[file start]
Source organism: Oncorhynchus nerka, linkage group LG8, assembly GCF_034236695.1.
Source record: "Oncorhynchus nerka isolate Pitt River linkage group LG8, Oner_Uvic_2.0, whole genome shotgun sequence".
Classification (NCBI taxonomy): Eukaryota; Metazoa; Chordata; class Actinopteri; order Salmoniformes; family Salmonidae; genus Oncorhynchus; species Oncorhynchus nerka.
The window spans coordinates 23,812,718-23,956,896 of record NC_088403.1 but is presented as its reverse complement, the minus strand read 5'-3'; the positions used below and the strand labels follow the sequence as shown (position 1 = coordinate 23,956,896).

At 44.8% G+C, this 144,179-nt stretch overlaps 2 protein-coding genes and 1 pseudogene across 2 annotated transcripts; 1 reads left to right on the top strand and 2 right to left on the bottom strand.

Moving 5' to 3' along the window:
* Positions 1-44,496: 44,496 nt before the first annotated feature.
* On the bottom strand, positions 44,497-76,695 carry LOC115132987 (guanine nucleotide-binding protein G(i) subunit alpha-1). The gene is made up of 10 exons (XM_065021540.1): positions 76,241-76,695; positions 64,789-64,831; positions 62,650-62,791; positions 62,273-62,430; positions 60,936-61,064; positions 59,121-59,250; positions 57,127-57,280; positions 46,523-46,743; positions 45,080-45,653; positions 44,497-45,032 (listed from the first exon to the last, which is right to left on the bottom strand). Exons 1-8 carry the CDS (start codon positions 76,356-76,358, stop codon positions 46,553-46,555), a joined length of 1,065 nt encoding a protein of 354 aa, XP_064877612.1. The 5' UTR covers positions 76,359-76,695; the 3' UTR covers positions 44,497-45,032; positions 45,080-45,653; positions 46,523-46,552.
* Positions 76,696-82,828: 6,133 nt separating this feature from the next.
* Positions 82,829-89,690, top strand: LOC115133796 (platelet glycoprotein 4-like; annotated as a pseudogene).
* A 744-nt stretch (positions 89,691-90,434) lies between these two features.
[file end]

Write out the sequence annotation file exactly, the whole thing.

Source organism: Oncorhynchus nerka, linkage group LG8, assembly GCF_034236695.1.
Source record: "Oncorhynchus nerka isolate Pitt River linkage group LG8, Oner_Uvic_2.0, whole genome shotgun sequence".
Classification (NCBI taxonomy): Eukaryota; Metazoa; Chordata; class Actinopteri; order Salmoniformes; family Salmonidae; genus Oncorhynchus; species Oncorhynchus nerka.
The window spans coordinates 23,812,718-23,956,896 of record NC_088403.1 but is presented as its reverse complement, the minus strand read 5'-3'; the positions used below and the strand labels follow the sequence as shown (position 1 = coordinate 23,956,896).

At 44.8% G+C, this 144,179-nt stretch overlaps 2 protein-coding genes and 1 pseudogene across 2 annotated transcripts; 1 reads left to right on the top strand and 2 right to left on the bottom strand.

Moving 5' to 3' along the window:
* Positions 1-44,496: 44,496 nt before the first annotated feature.
* On the bottom strand, positions 44,497-76,695 carry LOC115132987 (guanine nucleotide-binding protein G(i) subunit alpha-1). The gene is made up of 10 exons (XM_065021540.1): positions 76,241-76,695; positions 64,789-64,831; positions 62,650-62,791; positions 62,273-62,430; positions 60,936-61,064; positions 59,121-59,250; positions 57,127-57,280; positions 46,523-46,743; positions 45,080-45,653; positions 44,497-45,032 (listed from the first exon to the last, which is right to left on the bottom strand). Exons 1-8 carry the CDS (start codon positions 76,356-76,358, stop codon positions 46,553-46,555), a joined length of 1,065 nt encoding a protein of 354 aa, XP_064877612.1. The 5' UTR covers positions 76,359-76,695; the 3' UTR covers positions 44,497-45,032; positions 45,080-45,653; positions 46,523-46,552.
* Positions 76,696-82,828: 6,133 nt separating this feature from the next.
* Positions 82,829-89,690, top strand: LOC115133796 (platelet glycoprotein 4-like; annotated as a pseudogene).
* A 744-nt stretch (positions 89,691-90,434) lies between these two features.